(spinal osteoarthritis) is a degenerative disorder that may cause loss
of normal spinal structure and function. Although aging is the
primary cause, the location and rate of degeneration is individual.
The degenerative process of spondylosis may affect the cervical
(neck), thoracic (mid-back), or lumbar (low back) regions of the
This diagram may help you better
understand what the medical terms are explaining that in most cases,
results in chronic back pain in one or more areas for you.
As people age, certain biochemical changes occur affecting tissue
found throughout the body. In the spine, the structure of the
intervertebral discs (annulus fibrosus, lamellae, nucleus pulposus)
may be compromised. The annulus fibrosus (eg, tire-like) is composed
of 60 or more concentric bands of collagen fiber termed lamellae. The
nucleus pulposus is a gel-like substance inside the intervertebral
disc encased by the annulus fibrosus. Collagen fibers form the nucleus
along with water and proteoglycans. The degenerative effects of aging
can weaken the annulus fibrosus' structure, causing the 'tire tread'
to wear or tear. The water content of the nucleus decreases with age
affecting its ability to rebound following compression (e.g. shock
absorbing quality). The structural alterations from degeneration may
decrease disc height and increase the risk for disc herniation.
Spondylosis Symptoms and
Different Spinal Levels
The complexity of the cervical (neck) anatomy and its wide range of
motion make this spinal segment susceptible to disorders associated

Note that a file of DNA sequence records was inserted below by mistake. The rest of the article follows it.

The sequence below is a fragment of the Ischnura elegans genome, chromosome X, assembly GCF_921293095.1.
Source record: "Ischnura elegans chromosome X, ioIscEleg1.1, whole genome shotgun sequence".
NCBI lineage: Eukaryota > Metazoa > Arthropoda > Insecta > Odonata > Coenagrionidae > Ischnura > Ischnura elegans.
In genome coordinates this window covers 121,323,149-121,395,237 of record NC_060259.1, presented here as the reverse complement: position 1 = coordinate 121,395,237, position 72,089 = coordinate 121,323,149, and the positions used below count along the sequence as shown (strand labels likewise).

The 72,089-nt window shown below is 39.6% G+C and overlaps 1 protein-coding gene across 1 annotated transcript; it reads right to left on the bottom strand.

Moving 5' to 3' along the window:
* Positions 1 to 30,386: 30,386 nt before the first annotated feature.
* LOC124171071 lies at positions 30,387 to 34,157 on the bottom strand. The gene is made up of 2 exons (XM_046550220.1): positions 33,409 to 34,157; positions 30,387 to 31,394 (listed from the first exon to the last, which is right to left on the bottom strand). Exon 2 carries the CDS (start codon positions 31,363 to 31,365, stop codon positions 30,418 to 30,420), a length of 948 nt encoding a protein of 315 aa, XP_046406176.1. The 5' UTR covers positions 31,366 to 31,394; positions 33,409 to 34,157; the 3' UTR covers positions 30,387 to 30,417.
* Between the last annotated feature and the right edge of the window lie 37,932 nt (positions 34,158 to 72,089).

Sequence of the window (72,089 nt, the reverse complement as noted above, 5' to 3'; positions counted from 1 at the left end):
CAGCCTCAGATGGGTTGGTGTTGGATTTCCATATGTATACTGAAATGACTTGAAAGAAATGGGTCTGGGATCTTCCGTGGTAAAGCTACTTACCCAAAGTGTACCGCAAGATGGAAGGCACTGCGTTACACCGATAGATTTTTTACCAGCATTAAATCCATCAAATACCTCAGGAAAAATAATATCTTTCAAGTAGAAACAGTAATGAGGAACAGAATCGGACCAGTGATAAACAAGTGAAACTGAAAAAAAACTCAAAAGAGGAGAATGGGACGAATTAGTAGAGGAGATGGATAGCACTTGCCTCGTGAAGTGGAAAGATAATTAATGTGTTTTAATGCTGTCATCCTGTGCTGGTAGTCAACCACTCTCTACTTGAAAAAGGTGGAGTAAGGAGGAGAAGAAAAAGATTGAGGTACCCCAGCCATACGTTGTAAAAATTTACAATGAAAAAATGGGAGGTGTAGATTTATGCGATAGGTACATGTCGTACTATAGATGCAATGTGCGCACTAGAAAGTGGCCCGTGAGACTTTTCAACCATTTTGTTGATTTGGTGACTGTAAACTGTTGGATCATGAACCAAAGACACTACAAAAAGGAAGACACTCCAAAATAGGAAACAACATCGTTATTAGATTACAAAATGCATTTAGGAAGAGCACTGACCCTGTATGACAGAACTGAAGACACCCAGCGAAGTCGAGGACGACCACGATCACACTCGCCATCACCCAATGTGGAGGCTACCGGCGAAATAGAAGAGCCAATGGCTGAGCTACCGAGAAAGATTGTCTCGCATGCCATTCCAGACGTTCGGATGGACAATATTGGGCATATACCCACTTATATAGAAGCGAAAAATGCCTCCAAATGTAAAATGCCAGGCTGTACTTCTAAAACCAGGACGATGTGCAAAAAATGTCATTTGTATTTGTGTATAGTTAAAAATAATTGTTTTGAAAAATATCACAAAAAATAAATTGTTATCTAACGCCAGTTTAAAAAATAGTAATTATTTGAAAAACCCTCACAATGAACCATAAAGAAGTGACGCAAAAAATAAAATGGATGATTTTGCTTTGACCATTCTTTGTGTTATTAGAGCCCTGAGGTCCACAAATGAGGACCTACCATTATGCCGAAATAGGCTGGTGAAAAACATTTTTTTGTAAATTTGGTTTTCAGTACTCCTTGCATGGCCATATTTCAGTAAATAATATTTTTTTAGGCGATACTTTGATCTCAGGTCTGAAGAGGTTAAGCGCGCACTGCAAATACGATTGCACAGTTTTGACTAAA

with degenerative change. Neck pain from spondylosis is common. The
pain may spread into the shoulder or down the arm. When a bone spur (osteophyte)
causes nerve root compression, extremity (eg, arm) weakness may
result. In rare cases, bone spurs that form at the front of the
cervical spine, may cause difficult swallowing (dysphagia).
Pain associated with degenerative disease is often triggered by
forward flexion and hyperextension. In the thoracic spine disc pain
may be caused by flexion--facet pain by perextension.
Lumbar (Low Back)
Spondylosis often affects the lumbar spine in people over the age of
40. Pain and morning stiffness are common complaints. Usually multiple
levels are involved (eg, more than one vertebrae). The lumbar spine
carries most of the body's weight. Therefore, when degenerative forces
compromise its structural integrity, symptoms including pain may
accompany activity. Movement stimulates pain fibers in the annulus
fibrosus and facet joints. Sitting for prolonged periods of time may
cause pain and other symptoms due to pressure on the lumbar vertebrae.
Repetitive movements such as lifting and bending (eg, manual labor)
may increase pain.
Index of Chronic Pain Management